MENASASI Middle East and North Africa Society of Air Safety Investigators

CASA: Cabin Safety Bulletin No. 6

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Cabin Safety Bulletin No.6 - Brace positions

 

 

 

 

 

https://www.casa.gov.au/standard-page/cabin-safety-bulletin-no6-brace-positions

Who does this bulletin apply to?

This bulletin applies to all Australian air operators.

What is the purpose of this bulletin?

To highlight to operators the importance of assuming an appropriate brace position and provide guidance associated with recommended brace-for-impact positions for both passengers and crew.

Background

Passenger survival rates are improved when they are informed about the correct use of equipment and the actions they should take in the event of an emergency, such as how to assume an appropriate brace for impact position.

The brace position has been determined to be the most effective protective position for passengers and crew to adopt to mitigate the potential for injury during impact.

Research has led to the determination that as seat technology has evolved, the most effective brace position has as well, and that previous recommended positions may need some adjustment to provide an equivalent level of safety for all passengers.

Research

Historical data in the ICAO Accident/Incident Data Reporting System (ADREP) identify that most of accidents are survivable.

Since the 1960s, research has been conducted on brace positions, using anthropomorphic dummies in a series of sled- impact tests. The aim of such research has been to determine the most beneficial passenger brace position in forward-facing, economy-type aircraft seats.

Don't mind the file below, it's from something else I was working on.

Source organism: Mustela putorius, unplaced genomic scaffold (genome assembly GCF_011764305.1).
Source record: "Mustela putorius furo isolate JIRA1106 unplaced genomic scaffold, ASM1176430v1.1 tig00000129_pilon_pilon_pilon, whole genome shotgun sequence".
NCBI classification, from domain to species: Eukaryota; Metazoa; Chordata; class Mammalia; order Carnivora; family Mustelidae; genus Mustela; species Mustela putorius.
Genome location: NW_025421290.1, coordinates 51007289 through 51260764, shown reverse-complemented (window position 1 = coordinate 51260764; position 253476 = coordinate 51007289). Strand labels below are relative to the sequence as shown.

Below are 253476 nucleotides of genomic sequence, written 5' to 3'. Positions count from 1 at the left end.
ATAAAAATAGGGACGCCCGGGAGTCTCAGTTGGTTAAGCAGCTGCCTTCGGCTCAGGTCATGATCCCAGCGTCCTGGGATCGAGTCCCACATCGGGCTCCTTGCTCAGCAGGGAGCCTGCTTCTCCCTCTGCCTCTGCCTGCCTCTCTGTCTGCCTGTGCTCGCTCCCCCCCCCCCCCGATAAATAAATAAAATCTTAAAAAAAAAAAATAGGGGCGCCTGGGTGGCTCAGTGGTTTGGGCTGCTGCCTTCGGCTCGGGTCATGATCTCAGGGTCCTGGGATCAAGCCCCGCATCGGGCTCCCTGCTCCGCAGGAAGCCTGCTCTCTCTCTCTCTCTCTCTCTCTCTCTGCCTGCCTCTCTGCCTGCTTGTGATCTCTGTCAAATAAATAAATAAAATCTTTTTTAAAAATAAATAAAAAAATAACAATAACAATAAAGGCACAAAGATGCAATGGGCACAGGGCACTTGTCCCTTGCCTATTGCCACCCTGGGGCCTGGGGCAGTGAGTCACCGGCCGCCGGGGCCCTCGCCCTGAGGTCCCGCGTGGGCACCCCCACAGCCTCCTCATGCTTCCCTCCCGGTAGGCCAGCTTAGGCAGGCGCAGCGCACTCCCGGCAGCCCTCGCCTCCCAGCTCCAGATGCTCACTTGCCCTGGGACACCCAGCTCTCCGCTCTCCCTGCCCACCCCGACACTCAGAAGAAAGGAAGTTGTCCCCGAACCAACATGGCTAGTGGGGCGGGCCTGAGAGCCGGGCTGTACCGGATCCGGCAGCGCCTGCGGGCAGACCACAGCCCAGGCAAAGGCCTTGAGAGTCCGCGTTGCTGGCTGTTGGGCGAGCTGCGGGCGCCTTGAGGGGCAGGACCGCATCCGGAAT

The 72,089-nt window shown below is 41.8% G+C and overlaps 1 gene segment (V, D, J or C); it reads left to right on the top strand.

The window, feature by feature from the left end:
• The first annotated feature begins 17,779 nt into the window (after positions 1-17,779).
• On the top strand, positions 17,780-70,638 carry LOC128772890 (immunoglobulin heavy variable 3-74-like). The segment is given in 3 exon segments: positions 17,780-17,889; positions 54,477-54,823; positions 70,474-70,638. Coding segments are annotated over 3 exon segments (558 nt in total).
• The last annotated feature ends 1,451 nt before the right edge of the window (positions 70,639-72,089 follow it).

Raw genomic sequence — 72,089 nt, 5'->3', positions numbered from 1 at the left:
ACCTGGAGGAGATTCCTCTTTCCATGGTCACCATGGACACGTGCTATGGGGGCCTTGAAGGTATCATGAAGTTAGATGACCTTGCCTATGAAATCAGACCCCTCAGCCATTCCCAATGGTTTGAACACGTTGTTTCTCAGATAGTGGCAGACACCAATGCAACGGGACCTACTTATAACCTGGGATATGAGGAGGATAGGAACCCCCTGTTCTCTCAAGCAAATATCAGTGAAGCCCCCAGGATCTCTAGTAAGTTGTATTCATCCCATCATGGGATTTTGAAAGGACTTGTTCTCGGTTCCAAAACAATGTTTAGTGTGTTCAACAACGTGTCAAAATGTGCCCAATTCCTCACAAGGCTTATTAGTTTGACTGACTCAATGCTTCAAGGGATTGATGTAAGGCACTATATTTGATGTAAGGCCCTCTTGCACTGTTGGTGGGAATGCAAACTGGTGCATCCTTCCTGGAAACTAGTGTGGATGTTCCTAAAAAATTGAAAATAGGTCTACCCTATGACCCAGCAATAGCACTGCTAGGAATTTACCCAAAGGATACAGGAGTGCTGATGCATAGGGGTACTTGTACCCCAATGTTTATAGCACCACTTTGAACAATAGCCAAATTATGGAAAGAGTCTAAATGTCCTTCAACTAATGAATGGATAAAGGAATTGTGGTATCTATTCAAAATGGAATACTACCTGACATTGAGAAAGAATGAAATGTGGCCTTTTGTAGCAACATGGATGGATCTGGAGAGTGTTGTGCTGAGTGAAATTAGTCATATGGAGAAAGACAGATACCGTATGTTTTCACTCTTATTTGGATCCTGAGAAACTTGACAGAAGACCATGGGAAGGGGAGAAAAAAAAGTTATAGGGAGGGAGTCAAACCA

Although extensive research has been conducted; no single brace position has yet been determined due to great variation in passenger characteristics and abilities, in-seat class characteristics, seat pitch, and direction of travel (some seats face forward, others are angled or face rearwards). Other variables include restraint design and airbags, and experimental testing protocols.

Results from internationally recognised research studies on brace positions were used to provide guidance regarding the brace positions presented in this bulletin.

Why is it so important to BRACE?

The “brace for impact” position is an action where a person pre-positions his/her body against whatever he/she is most likely to be thrown against, and which may significantly reduce injuries sustained.

The brace position serves two purposes:

  1. it reduces flailing by having the forward-facing occupant flex, bend, or lean forward over his/her legs in some manner
  2. it reduces secondary-impact injuries by pre-positioning the body, predominantly the head, against the surface that it would otherwise strike during that secondary impact, thus reducing the momentum of the head and other parts of the body.

The most appropriate brace position may vary according to seat orientation, seat belt installation (e.g. shoulder harness, airbag) or cabin configuration.

Brace positions